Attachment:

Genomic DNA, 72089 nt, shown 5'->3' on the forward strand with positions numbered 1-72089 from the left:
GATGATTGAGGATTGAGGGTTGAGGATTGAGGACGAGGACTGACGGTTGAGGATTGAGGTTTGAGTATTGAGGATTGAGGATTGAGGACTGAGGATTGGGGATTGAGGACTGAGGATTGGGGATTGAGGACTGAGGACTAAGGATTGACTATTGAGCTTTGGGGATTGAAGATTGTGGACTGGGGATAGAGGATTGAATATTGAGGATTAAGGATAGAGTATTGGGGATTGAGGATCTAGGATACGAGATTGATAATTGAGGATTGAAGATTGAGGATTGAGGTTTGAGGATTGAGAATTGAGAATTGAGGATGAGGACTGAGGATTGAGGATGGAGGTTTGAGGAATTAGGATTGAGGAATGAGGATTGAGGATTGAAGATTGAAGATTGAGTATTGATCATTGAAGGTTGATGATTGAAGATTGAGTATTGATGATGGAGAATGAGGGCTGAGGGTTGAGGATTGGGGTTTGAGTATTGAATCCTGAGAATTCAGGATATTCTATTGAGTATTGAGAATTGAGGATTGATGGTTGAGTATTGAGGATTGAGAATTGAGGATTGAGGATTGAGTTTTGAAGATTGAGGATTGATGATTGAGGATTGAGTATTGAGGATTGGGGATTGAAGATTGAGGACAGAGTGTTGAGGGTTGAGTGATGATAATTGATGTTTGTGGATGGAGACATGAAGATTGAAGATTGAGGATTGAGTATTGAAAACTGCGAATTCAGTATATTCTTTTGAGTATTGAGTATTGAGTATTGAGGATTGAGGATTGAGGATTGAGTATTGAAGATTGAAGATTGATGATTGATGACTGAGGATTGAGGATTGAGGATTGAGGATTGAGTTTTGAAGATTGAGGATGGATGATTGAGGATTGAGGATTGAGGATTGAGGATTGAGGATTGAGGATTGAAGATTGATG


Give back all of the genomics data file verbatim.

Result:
Genomic DNA, 72089 nt, shown 5'->3' on the forward strand with positions numbered 1-72089 from the left:
GATGATTGAGGATTGAGGGTTGAGGATTGAGGACGAGGACTGACGGTTGAGGATTGAGGTTTGAGTATTGAGGATTGAGGATTGAGGACTGAGGATTGGGGATTGAGGACTGAGGATTGGGGATTGAGGACTGAGGACTAAGGATTGACTATTGAGCTTTGGGGATTGAAGATTGTGGACTGGGGATAGAGGATTGAATATTGAGGATTAAGGATAGAGTATTGGGGATTGAGGATCTAGGATACGAGATTGATAATTGAGGATTGAAGATTGAGGATTGAGGTTTGAGGATTGAGAATTGAGAATTGAGGATGAGGACTGAGGATTGAGGATGGAGGTTTGAGGAATTAGGATTGAGGAATGAGGATTGAGGATTGAAGATTGAAGATTGAGTATTGATCATTGAAGGTTGATGATTGAAGATTGAGTATTGATGATGGAGAATGAGGGCTGAGGGTTGAGGATTGGGGTTTGAGTATTGAATCCTGAGAATTCAGGATATTCTATTGAGTATTGAGAATTGAGGATTGATGGTTGAGTATTGAGGATTGAGAATTGAGGATTGAGGATTGAGTTTTGAAGATTGAGGATTGATGATTGAGGATTGAGTATTGAGGATTGGGGATTGAAGATTGAGGACAGAGTGTTGAGGGTTGAGTGATGATAATTGATGTTTGTGGATGGAGACATGAAGATTGAAGATTGAGGATTGAGTATTGAAAACTGCGAATTCAGTATATTCTTTTGAGTATTGAGTATTGAGTATTGAGGATTGAGGATTGAGGATTGAGTATTGAAGATTGAAGATTGATGATTGATGACTGAGGATTGAGGATTGAGGATTGAGGATTGAGTTTTGAAGATTGAGGATGGATGATTGAGGATTGAGGATTGAGGATTGAGGATTGAGGATTGAGGATTGAAGATTGATG